Democrats Will Say Success is Artificial

November 3, 2003

Democrats have been ridiculing President Bush's economic performance, calling him another Herbert Hoover. For a brief time, the crack scored political points and added energy to the campaigns of Democratic presidential contenders, says the Tampa Tribune.

So now what will they say? The economy grew in the third quarter at an annual rate of 7.2 percent and consumers are spending more and businesses are once again investing in equipment. Soon this activity will translate into swifter job growth.

For one thing, Democrats will say the success is artificial. That complaint is already being heard in Europe:

  • Otmar Issing, chief economist at the European Central Bank, says U.S. economic policy is ``unsustainable'' because it relies on big budget deficits and inflationary monetary policy.
  • Never mind that Germany's budget deficit is expected to be nearly 4 percent of its economy this year, even though Germany didn't fight a war and isn't trying to rebuild a foreign country.
  • The deficit here will be about 5 percent of Gross Domestic Product, but with the economy and government revenues increasing, that percent will begin to fall.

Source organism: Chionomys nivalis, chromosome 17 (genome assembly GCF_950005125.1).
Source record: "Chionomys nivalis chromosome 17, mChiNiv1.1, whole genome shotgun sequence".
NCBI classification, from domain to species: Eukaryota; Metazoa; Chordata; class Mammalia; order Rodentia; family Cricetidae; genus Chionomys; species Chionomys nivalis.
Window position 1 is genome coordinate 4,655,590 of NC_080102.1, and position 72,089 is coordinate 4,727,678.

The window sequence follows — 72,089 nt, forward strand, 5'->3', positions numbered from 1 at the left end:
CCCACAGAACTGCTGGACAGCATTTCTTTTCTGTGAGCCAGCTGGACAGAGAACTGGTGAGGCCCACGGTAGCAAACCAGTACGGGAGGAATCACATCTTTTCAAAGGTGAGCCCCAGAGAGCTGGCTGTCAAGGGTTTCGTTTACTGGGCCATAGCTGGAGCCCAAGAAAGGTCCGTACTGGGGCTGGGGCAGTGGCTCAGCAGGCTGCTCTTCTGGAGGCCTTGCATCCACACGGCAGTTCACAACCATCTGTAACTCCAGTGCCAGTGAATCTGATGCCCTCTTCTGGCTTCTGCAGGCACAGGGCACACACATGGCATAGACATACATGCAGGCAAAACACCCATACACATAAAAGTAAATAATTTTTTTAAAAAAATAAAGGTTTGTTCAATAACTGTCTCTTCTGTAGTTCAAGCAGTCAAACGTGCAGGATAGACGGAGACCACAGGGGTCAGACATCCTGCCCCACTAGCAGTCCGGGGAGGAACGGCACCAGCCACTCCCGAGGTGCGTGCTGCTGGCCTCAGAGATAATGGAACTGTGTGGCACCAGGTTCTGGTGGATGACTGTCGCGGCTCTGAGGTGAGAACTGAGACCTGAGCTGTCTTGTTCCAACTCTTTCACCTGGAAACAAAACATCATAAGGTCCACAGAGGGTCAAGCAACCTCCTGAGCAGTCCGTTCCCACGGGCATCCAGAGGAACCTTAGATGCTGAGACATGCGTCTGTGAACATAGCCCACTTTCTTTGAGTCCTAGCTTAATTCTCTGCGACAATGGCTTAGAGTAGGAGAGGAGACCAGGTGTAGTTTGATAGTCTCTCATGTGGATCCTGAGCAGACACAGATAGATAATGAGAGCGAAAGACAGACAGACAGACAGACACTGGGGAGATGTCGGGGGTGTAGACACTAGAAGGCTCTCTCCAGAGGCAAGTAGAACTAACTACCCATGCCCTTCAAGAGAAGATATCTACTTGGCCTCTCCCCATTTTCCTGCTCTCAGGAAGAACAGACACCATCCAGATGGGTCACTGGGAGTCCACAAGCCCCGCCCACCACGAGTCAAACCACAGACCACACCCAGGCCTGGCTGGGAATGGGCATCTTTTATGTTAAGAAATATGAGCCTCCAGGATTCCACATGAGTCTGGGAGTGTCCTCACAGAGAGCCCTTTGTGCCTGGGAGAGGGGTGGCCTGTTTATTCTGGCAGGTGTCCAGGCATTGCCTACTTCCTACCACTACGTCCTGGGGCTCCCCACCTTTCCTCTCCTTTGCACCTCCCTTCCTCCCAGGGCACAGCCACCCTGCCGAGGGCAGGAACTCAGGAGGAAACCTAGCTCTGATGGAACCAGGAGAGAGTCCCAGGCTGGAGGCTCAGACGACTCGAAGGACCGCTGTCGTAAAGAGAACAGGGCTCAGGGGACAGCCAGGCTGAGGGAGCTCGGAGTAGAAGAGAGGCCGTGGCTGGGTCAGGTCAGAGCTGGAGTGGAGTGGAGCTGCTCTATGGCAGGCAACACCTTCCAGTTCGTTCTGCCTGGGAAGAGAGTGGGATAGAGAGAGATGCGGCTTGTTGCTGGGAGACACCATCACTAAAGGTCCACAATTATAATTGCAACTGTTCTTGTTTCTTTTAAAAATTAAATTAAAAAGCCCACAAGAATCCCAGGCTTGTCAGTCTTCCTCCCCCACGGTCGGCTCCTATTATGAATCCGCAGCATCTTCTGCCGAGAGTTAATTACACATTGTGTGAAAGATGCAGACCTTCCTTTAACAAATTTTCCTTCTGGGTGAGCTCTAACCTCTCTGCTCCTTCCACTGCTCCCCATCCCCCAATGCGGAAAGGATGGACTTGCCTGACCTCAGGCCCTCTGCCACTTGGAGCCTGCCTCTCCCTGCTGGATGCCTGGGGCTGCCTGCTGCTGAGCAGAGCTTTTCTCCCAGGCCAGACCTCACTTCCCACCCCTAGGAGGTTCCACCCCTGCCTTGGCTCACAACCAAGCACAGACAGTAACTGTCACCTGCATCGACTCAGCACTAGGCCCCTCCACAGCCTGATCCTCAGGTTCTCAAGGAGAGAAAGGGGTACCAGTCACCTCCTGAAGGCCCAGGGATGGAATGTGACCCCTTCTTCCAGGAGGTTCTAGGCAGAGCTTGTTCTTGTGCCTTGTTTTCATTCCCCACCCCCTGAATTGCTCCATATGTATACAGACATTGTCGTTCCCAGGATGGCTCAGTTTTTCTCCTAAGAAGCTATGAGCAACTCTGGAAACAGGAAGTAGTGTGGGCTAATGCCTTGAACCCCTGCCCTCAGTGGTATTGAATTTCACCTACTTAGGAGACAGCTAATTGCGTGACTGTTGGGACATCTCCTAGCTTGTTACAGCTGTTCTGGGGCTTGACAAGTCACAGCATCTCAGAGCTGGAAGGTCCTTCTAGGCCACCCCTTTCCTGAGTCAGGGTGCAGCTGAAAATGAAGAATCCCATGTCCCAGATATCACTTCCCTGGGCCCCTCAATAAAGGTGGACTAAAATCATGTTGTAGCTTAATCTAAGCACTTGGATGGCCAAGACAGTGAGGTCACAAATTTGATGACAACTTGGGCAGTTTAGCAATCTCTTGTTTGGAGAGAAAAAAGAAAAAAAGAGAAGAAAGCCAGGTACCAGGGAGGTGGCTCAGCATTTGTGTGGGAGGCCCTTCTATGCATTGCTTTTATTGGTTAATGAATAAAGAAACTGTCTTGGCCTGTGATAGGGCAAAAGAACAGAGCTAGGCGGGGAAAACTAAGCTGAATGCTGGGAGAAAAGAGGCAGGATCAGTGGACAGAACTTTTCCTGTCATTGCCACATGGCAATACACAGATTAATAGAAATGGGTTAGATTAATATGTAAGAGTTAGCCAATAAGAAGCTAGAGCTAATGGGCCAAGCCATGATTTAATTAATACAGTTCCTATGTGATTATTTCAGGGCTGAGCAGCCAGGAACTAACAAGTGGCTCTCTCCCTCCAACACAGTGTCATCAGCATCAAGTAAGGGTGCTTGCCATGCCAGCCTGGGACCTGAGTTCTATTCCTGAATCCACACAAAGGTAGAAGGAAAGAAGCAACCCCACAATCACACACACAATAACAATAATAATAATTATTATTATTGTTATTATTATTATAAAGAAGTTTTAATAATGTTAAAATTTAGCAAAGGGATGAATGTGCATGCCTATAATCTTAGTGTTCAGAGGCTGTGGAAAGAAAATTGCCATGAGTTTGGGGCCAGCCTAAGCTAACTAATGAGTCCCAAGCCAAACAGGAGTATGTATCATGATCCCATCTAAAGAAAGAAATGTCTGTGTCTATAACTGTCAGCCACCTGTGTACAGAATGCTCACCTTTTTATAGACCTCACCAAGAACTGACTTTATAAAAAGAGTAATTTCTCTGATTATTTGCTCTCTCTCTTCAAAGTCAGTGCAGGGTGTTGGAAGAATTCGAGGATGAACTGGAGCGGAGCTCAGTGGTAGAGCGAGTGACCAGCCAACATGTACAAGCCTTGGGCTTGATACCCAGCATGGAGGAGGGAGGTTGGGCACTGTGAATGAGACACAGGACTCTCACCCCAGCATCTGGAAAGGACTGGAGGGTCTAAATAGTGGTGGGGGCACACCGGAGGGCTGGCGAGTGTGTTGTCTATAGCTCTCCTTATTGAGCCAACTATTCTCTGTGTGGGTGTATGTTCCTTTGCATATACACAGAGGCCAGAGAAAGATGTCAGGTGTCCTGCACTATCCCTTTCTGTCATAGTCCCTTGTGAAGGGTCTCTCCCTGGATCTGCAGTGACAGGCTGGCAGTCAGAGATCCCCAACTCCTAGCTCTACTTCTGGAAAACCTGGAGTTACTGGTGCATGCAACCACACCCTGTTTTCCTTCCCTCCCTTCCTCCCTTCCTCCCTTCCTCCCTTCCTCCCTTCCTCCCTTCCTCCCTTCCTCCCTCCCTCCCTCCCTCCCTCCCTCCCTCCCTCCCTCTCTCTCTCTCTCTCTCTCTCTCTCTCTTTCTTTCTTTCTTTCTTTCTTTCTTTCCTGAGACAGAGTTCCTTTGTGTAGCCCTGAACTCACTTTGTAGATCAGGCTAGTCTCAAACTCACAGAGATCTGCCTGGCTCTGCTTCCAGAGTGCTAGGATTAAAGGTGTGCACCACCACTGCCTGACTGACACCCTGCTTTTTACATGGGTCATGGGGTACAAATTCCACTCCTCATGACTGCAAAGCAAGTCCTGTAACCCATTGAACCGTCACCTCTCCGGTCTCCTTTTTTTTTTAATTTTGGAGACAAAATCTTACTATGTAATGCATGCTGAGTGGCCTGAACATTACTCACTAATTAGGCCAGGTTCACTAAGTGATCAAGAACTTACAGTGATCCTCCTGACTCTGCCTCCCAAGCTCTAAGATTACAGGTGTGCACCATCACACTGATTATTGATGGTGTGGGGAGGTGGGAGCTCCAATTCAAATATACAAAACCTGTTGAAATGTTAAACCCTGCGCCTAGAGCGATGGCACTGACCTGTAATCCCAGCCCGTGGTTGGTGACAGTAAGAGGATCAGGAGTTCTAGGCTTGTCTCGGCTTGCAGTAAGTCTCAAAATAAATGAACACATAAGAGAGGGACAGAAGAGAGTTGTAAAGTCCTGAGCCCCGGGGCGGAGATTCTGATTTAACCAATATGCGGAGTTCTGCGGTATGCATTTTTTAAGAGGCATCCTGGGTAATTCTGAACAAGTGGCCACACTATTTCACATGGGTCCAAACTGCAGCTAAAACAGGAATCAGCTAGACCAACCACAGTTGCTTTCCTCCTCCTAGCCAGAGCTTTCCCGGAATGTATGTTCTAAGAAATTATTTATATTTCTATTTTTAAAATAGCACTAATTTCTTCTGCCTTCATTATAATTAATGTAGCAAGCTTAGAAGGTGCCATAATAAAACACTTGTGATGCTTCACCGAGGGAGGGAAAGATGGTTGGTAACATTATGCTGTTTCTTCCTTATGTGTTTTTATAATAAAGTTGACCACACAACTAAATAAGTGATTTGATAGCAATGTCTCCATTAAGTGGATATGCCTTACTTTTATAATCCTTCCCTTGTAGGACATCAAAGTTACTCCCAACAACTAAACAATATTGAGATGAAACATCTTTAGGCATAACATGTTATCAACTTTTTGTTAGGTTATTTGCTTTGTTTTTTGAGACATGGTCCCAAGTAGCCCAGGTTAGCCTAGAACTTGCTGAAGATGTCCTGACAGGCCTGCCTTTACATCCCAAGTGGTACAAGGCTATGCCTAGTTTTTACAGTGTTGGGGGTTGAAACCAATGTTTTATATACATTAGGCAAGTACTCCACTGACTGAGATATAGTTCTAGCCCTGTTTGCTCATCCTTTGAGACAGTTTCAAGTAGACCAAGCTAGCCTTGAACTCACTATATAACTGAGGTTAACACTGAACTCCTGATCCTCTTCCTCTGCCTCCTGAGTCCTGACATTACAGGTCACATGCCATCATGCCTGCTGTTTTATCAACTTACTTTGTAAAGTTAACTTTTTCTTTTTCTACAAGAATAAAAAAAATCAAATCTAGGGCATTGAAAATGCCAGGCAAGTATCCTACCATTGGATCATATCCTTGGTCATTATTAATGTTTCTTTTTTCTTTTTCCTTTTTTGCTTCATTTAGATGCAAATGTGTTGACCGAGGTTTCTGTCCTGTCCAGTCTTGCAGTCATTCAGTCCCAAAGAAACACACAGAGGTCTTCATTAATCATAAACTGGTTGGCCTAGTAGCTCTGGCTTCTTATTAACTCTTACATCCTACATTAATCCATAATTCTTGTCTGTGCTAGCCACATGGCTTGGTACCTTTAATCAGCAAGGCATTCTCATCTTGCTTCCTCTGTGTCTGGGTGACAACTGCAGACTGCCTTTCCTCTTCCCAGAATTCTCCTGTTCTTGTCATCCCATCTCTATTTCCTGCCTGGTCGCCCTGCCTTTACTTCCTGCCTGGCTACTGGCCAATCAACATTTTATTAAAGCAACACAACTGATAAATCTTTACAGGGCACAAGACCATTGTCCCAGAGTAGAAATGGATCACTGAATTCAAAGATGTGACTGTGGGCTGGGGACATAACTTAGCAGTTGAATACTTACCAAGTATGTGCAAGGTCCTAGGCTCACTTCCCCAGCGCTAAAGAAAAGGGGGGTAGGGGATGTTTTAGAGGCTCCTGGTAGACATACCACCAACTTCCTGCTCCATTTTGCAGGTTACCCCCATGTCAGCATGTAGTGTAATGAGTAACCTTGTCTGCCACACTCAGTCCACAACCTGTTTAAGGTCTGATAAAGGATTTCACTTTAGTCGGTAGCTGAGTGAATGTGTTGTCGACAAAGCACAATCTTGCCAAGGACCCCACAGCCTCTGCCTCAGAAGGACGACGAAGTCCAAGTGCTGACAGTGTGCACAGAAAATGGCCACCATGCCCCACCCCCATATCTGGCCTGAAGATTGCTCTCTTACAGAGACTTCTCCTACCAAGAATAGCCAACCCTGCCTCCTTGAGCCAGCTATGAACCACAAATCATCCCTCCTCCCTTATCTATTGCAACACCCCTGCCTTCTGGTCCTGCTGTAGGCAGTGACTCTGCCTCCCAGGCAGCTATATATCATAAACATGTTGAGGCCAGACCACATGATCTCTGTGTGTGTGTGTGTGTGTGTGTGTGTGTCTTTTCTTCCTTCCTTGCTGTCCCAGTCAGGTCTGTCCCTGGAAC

Expect the new anti-Bush theme to be the same as Issing's: Good times won't last because tax cuts mean bigger budget deficits, and the federal borrowing will send interest rates higher and kill economic growth.

President Bush believes his tax cuts will be more than offset by economic growth, as has happened before under both Democratic and Republican presidents.

So with the desperation-driven Hoover tag becoming laughable, dare Democrats call Bush another Ronald Reagan? The next best tax-cutting choice is just as risky for them, says the Tribune: Jack Kennedy.

Source: Editorial, "Robust Economy Undermines Democrats' Assault On Bush," Tampa Tribune, November 3, 2003.

 

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